Amy Goodman: Finally, there's a piece in The New York Times today, "Britain and Ecuador May Discuss Assange Status." You're the lawyer for Julian Assange. The foreign minister of Ecuador is scheduled to travel to London this month and has offered to meet with the British government. Last week, Reuters said that the Ecuadorean government is preparing a document in which it would argue that Britain is legally obliged to give Assange permission to travel to South America. You're his lawyer. What is the story?
Michael Ratner: You know, Minister Patiño is coming a few days before June 19th, which is the one-year anniversary of Julian Assange being in that embassy. Look, we have to get him out of that embassy and get him a safe passage to Ecuador. That's crucial. He's been given political asylum by the Ecuadoreans. To me, it is outrageous that the British aren't letting him exercise his political asylum that he's entitled to and that no other country is permitted to interfere with. And he should be allowed to get on a plane and get to Ecuador. So far, the British have had some meetings, apparently, over the year with Patiño, and maybe others. Let's hope that there is a meeting and that it's fruitful, and Julian Assange can get back—well, not get back to. WikiLeaks has already, this year, even while he's been in that embassy, you know, releasing huge numbers of documents, from the Kissinger files to the Syria emails, Stratfor emails, etc. But let's hope that we can get Julian not just mental freedom, but physical freedom, as well, in Ecuador.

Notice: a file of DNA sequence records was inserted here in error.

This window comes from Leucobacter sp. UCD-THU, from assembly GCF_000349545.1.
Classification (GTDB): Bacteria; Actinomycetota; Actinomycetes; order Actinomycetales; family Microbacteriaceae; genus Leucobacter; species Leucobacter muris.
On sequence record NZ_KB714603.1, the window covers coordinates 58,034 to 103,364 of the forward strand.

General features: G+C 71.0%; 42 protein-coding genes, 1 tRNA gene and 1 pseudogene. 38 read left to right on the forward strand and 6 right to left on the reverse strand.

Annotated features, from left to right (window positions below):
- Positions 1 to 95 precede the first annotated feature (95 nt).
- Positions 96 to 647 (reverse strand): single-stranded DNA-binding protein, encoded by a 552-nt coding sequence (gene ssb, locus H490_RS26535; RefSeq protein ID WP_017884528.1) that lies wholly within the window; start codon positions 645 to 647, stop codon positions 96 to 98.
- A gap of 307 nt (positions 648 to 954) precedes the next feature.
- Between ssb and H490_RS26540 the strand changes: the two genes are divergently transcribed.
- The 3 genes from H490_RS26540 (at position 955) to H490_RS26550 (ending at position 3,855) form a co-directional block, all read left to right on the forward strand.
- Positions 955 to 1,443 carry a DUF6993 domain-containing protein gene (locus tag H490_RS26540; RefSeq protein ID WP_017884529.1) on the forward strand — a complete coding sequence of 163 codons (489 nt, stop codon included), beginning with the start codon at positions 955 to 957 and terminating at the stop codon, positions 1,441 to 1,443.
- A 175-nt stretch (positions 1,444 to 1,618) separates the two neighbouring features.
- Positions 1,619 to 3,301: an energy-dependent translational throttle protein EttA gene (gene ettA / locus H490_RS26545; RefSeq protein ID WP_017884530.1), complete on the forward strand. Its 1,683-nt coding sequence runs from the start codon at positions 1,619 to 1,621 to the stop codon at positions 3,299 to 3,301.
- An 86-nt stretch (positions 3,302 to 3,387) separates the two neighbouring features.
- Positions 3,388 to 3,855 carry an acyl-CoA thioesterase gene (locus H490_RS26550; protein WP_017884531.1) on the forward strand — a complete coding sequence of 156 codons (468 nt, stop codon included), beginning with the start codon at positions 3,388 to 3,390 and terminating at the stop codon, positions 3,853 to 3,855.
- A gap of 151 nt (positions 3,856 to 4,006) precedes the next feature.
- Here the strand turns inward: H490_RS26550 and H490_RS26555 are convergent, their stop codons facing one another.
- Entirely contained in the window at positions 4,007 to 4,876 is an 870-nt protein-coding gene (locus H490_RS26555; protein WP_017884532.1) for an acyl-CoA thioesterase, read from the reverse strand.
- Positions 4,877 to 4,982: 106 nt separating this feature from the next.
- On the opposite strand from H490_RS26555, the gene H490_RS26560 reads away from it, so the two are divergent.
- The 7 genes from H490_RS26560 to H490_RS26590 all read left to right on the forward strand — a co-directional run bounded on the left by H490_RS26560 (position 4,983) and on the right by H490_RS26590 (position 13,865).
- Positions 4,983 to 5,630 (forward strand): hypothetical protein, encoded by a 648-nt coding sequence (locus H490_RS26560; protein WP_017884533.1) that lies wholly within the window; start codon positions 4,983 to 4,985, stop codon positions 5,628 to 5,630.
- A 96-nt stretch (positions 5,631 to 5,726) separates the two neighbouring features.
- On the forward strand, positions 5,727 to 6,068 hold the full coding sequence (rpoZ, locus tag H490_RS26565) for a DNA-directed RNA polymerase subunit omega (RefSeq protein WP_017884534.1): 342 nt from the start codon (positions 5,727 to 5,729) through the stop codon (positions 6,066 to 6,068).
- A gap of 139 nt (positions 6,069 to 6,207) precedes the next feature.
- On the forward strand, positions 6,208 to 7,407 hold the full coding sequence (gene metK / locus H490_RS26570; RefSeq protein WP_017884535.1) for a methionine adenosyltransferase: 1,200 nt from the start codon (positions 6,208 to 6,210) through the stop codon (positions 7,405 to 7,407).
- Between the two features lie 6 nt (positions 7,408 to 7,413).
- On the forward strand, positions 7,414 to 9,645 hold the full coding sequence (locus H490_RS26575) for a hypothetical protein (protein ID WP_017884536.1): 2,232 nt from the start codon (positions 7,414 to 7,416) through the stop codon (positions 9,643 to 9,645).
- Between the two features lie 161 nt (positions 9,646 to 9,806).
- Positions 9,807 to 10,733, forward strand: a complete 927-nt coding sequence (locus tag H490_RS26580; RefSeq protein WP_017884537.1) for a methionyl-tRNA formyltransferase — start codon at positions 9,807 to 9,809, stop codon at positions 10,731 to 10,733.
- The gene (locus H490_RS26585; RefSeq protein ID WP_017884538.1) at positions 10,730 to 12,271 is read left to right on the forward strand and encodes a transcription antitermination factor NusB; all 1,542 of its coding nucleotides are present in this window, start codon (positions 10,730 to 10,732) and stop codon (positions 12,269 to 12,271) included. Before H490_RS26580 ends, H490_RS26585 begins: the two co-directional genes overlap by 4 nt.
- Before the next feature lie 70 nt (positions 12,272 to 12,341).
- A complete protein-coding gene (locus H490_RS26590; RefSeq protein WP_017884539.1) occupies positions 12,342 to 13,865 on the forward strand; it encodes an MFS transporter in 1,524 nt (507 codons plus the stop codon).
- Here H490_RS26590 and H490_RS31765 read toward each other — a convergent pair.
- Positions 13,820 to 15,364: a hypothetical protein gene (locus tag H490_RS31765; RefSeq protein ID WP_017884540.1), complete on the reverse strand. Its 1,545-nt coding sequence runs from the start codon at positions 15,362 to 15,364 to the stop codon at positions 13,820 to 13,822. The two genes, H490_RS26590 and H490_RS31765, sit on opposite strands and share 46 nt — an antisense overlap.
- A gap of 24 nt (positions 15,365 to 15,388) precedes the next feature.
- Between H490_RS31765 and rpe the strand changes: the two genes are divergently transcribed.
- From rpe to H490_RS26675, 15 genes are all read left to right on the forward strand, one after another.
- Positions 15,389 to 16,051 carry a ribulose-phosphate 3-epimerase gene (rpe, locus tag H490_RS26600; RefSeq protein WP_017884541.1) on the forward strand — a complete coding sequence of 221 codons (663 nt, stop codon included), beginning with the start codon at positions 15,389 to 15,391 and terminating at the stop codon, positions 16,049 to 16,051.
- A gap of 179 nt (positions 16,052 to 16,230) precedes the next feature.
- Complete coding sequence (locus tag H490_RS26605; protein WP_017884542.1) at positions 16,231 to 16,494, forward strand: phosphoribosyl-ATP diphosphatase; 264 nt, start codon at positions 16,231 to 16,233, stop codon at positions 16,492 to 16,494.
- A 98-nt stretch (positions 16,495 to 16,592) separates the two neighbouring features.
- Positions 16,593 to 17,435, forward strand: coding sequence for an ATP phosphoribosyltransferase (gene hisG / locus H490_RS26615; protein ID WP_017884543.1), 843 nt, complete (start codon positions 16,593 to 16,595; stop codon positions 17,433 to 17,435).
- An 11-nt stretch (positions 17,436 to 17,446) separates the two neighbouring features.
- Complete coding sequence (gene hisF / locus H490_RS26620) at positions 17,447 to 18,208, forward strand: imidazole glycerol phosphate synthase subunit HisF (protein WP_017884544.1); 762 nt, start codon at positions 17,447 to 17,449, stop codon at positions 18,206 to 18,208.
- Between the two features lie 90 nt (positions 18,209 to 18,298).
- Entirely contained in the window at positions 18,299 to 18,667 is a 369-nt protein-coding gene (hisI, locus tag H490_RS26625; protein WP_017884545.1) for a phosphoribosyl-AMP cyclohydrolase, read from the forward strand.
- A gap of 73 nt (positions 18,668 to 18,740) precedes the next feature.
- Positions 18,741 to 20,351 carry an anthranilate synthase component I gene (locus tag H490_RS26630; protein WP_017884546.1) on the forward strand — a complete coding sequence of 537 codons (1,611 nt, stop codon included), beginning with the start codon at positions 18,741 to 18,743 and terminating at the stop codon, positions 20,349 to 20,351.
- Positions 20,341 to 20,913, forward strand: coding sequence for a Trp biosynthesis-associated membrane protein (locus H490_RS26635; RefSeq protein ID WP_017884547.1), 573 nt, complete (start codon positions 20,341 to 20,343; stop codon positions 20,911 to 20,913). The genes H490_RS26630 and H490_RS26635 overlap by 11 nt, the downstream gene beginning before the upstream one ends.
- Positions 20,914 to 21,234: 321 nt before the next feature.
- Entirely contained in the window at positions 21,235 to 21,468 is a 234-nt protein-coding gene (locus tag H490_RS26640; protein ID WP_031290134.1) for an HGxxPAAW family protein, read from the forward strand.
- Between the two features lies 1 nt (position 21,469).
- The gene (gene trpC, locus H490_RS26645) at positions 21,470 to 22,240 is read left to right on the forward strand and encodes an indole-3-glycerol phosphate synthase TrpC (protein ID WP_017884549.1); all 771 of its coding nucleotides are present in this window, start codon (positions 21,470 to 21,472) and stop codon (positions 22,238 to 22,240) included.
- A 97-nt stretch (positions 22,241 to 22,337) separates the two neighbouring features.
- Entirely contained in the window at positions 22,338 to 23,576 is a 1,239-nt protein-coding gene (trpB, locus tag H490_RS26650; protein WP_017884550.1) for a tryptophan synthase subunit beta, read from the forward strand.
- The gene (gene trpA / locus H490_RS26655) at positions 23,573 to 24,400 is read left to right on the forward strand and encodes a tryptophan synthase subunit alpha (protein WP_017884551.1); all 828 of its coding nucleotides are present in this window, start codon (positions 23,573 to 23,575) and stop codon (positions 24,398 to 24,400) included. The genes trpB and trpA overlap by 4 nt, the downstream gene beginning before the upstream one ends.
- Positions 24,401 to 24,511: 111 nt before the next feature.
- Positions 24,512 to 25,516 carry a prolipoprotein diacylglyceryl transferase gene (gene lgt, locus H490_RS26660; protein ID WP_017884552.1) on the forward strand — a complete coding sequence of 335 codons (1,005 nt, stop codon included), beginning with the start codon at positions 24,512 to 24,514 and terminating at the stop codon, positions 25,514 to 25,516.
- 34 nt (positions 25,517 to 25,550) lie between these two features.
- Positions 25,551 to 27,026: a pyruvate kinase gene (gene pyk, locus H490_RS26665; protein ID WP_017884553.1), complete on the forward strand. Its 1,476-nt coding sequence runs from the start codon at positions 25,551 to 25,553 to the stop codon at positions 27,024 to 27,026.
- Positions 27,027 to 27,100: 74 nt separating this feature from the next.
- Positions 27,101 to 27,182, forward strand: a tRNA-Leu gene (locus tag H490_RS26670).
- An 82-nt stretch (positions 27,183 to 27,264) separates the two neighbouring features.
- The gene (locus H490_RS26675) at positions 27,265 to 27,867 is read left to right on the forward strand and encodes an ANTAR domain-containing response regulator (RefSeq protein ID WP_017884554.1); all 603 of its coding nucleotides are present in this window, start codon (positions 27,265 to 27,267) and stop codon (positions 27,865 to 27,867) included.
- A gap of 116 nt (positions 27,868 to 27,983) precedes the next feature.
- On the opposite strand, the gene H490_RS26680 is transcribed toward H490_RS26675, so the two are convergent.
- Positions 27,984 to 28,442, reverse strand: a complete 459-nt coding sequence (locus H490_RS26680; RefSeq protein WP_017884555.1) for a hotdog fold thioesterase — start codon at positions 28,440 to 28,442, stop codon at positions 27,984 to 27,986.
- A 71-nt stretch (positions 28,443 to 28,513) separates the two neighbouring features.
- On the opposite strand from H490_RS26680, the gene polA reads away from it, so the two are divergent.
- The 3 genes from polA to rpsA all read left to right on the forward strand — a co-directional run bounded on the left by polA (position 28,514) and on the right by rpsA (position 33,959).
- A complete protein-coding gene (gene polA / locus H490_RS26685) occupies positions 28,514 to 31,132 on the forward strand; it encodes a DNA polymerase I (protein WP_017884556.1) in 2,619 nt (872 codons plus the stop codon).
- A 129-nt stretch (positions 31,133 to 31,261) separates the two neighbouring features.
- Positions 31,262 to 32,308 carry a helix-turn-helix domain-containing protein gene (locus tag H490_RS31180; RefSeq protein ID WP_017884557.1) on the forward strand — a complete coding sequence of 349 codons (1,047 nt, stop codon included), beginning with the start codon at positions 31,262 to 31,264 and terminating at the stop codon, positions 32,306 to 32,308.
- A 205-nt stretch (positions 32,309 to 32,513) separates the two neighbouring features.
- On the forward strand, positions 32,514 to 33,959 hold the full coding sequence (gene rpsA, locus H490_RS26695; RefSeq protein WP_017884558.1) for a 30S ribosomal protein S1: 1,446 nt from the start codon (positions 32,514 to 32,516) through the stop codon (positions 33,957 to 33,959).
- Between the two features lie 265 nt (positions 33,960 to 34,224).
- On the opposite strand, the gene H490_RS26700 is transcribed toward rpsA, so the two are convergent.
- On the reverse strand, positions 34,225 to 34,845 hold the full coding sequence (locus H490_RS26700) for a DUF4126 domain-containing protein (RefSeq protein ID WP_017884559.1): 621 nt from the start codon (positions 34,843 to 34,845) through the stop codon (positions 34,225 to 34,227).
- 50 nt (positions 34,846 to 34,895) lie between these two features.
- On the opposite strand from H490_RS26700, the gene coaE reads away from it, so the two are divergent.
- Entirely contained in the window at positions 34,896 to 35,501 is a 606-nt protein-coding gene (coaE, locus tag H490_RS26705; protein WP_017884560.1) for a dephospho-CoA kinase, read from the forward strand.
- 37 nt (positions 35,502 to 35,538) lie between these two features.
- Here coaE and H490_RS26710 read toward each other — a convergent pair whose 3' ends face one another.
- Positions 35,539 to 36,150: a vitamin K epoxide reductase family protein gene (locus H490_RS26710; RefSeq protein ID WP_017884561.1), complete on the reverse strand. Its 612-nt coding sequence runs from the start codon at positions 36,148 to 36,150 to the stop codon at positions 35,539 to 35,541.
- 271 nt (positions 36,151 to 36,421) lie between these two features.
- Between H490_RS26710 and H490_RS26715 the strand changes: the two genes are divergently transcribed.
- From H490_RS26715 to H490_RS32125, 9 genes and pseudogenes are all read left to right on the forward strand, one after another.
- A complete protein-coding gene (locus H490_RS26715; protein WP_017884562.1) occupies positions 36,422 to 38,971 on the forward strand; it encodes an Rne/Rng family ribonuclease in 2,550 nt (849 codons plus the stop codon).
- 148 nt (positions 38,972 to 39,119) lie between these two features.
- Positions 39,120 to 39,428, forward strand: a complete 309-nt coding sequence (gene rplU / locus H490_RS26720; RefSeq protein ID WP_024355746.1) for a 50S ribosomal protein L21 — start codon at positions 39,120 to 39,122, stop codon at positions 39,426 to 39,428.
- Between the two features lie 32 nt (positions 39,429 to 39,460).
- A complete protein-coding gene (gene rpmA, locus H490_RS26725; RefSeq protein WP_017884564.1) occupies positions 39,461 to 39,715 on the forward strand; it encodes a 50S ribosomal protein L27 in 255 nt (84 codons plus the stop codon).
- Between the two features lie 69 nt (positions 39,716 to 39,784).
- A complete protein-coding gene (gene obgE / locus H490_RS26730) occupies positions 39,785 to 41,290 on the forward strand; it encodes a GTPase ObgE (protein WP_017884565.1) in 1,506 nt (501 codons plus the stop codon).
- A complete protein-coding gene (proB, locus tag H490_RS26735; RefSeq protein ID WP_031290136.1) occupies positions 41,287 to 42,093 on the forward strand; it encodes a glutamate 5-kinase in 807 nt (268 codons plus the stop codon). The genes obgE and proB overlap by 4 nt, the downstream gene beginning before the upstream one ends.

Amy Goodman: And finally, is there any more proof that there is a sealed indictment against Julian Assange in this country?
Michael Ratner: You know, I think people who—you know, I remember—yeah, the other day I was on an Australian TV show, and they said, well, you know, their minister, Carr, whatever he does over there, says there's no charges against Julian and all this kind of stuff. I just said, "Well, Carr is an ostrich. You have to be an ostrich to not think that there's charges against Julian Assange." I mean, there's been the grand jury, subpoenaing the witnesses. The State Department said two months ago, "We're continuing our investigation." And if you look at that trial yesterday in the Bradley Manning case, it was threaded—threaded—with trying to prove that Julian Assange is somehow different than The New York Times, because he was working like this with Bradley Manning. So, that's the government's position. I would be pretty surprised if there wasn't an indictment against Julian Assange already.
Amy Goodman: Michael Ratner is the president emeritus of the Center for Constitutional Rights, lawyer for Julian Assange and WikiLeaks, returned last night from attending the opening day of the trial of Bradley Manning at Fort Meade, Maryland.